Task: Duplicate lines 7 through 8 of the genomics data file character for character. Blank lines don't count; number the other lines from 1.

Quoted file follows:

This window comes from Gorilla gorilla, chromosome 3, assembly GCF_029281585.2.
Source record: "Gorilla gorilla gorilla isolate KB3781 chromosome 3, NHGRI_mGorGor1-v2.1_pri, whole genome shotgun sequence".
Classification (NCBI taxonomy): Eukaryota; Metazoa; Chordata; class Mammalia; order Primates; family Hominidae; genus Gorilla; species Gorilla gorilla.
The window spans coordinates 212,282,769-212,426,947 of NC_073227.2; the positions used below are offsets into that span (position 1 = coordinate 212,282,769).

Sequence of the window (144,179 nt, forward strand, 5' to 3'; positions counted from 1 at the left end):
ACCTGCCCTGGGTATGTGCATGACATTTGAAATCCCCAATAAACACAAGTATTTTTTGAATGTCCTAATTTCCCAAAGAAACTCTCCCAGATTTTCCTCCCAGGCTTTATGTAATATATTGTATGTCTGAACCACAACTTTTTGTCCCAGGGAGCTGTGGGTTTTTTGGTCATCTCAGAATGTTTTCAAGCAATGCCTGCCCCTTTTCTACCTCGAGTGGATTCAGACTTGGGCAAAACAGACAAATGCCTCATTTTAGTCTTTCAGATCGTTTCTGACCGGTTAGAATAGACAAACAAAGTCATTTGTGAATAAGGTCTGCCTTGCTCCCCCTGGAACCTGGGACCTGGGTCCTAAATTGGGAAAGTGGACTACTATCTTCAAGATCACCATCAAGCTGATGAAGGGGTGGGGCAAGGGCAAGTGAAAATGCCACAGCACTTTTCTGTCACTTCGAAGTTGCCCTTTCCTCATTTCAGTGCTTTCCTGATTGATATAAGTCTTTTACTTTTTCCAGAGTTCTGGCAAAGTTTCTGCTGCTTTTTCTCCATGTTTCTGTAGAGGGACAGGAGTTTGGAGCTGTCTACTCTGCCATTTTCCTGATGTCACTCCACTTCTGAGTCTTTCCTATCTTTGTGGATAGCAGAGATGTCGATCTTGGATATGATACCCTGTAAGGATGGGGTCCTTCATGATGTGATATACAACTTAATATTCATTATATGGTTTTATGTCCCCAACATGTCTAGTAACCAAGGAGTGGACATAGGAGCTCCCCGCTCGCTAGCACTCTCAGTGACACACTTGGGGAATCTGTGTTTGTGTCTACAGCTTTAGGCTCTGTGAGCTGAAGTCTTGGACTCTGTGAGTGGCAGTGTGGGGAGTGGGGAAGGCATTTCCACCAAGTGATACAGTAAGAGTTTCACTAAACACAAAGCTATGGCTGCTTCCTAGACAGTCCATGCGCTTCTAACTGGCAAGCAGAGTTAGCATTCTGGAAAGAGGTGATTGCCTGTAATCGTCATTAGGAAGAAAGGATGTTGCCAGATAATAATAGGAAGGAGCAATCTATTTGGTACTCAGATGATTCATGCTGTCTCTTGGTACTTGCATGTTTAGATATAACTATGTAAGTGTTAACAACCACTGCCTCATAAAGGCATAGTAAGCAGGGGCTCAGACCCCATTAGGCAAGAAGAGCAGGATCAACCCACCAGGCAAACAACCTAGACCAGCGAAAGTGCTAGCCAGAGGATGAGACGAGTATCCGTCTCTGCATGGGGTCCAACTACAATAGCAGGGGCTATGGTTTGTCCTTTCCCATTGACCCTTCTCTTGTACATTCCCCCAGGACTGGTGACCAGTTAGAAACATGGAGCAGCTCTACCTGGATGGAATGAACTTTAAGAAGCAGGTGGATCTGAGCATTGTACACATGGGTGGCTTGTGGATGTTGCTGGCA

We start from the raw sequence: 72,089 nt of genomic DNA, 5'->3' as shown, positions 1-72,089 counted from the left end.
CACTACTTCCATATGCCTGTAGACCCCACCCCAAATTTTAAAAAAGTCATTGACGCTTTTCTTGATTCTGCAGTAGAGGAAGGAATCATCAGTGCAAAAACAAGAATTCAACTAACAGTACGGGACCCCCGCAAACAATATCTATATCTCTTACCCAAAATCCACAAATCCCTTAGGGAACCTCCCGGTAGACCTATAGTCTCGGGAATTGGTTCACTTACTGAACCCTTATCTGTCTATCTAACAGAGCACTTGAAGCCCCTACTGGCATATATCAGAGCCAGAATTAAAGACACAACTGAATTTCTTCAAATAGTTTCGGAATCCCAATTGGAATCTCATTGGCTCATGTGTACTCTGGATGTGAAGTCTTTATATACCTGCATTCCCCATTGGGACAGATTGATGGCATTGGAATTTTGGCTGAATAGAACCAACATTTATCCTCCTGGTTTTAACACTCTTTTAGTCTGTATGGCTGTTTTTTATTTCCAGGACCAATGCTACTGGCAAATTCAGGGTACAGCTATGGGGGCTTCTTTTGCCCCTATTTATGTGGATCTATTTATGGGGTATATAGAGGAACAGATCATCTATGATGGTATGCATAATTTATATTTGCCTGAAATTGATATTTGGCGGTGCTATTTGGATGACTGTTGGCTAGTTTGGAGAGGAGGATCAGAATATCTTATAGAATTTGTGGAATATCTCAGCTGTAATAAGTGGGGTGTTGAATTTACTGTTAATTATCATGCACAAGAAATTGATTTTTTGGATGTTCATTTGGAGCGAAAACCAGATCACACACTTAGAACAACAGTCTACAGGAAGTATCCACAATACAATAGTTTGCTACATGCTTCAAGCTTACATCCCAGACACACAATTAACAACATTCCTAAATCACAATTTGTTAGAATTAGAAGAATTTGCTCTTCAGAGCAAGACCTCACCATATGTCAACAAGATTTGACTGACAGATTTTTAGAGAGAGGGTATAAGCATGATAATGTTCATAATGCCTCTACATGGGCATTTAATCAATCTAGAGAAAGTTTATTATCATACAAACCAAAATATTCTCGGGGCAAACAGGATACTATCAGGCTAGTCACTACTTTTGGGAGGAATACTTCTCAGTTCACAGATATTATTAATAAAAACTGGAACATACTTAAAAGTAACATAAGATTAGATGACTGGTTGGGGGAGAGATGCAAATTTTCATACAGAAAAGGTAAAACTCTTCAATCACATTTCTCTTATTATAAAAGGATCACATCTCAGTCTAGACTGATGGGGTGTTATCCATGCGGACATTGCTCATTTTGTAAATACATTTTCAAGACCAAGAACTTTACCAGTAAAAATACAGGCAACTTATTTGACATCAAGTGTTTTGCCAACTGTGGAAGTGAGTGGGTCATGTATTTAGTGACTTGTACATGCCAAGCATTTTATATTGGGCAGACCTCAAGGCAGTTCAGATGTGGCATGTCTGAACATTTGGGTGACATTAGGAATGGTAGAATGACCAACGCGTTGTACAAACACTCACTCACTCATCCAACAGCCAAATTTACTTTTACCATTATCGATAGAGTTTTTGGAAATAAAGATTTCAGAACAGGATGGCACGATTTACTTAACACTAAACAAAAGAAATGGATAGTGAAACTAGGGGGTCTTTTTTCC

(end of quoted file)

We start from the raw sequence: 72,089 nt of genomic DNA, 5'->3' as shown, positions 1-72,089 counted from the left end.
CACTACTTCCATATGCCTGTAGACCCCACCCCAAATTTTAAAAAAGTCATTGACGCTTTTCTTGATTCTGCAGTAGAGGAAGGAATCATCAGTGCAAAAACAAGAATTCAACTAACAGTACGGGACCCCCGCAAACAATATCTATATCTCTTACCCAAAATCCACAAATCCCTTAGGGAACCTCCCGGTAGACCTATAGTCTCGGGAATTGGTTCACTTACTGAACCCTTATCTGTCTATCTAACAGAGCACTTGAAGCCCCTACTGGCATATATCAGAGCCAGAATTAAAGACACAACTGAATTTCTTCAAATAGTTTCGGAATCCCAATTGGAATCTCATTGGCTCATGTGTACTCTGGATGTGAAGTCTTTATATACCTGCATTCCCCATTGGGACAGATTGATGGCATTGGAATTTTGGCTGAATAGAACCAACATTTATCCTCCTGGTTTTAACACTCTTTTAGTCTGTATGGCTGTTTTTTATTTCCAGGACCAATGCTACTGGCAAATTCAGGGTACAGCTATGGGGGCTTCTTTTGCCCCTATTTATGTGGATCTATTTATGGGGTATATAGAGGAACAGATCATCTATGATGGTATGCATAATTTATATTTGCCTGAAATTGATATTTGGCGGTGCTATTTGGATGACTGTTGGCTAGTTTGGAGAGGAGGATCAGAATATCTTATAGAATTTGTGGAATATCTCAGCTGTAATAAGTGGGGTGTTGAATTTACTGTTAATTATCATGCACAAGAAATTGATTTTTTGGATGTTCATTTGGAGCGAAAACCAGATCACACACTTAGAACAACAGTCTACAGGAAGTATCCACAATACAATAGTTTGCTACATGCTTCAAGCTTACATCCCAGACACACAATTAACAACATTCCTAAATCACAATTTGTTAGAATTAGAAGAATTTGCTCTTCAGAGCAAGACCTCACCATATGTCAACAAGATTTGACTGACAGATTTTTAGAGAGAGGGTATAAGCATGATAATGTTCATAATGCCTCTACATGGGCATTTAATCAATCTAGAGAAAGTTTATTATCATACAAACCAAAATATTCTCGGGGCAAACAGGATACTATCAGGCTAGTCACTACTTTTGGGAGGAATACTTCTCAGTTCACAGATATTATTAATAAAAACTGGAACATACTTAAAAGTAACATAAGATTAGATGACTGGTTGGGGGAGAGATGCAAATTTTCATACAGAAAAGGTAAAACTCTTCAATCACATTTCTCTTATTATAAAAGGATCACATCTCAGTCTAGACTGATGGGGTGTTATCCATGCGGACATTGCTCATTTTGTAAATACATTTTCAAGACCAAGAACTTTACCAGTAAAAATACAGGCAACTTATTTGACATCAAGTGTTTTGCCAACTGTGGAAGTGAGTGGGTCATGTATTTAGTGACTTGTACATGCCAAGCATTTTATATTGGGCAGACCTCAAGGCAGTTCAGATGTGGCATGTCTGAACATTTGGGTGACATTAGGAATGGTAGAATGACCAACGCGTTGTACAAACACTCACTCACTCATCCAACAGCCAAATTTACTTTTACCATTATCGATAGAGTTTTTGGAAATAAAGATTTCAGAACAGGATGGCACGATTTACTTAACACTAAACAAAAGAAATGGATAGTGAAACTAGGGGGTCTTTTTTCC